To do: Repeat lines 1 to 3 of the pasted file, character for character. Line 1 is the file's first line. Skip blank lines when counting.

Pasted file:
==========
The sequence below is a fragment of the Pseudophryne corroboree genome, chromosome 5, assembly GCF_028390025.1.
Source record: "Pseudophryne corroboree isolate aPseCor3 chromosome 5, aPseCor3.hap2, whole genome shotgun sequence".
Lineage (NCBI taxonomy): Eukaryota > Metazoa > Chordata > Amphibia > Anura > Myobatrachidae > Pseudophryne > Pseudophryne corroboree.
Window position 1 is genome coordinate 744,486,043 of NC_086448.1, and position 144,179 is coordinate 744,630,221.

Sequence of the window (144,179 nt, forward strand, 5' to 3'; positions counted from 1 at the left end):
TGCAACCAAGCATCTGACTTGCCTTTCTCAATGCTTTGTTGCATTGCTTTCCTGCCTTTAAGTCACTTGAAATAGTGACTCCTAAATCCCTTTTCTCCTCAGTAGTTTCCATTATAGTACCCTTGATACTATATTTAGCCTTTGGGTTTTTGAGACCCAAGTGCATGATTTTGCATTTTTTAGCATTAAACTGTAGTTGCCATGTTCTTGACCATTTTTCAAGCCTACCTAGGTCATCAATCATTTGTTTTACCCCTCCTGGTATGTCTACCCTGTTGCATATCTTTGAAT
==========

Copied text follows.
The sequence below is a fragment of the Pseudophryne corroboree genome, chromosome 5, assembly GCF_028390025.1.
Source record: "Pseudophryne corroboree isolate aPseCor3 chromosome 5, aPseCor3.hap2, whole genome shotgun sequence".
Lineage (NCBI taxonomy): Eukaryota > Metazoa > Chordata > Amphibia > Anura > Myobatrachidae > Pseudophryne > Pseudophryne corroboree.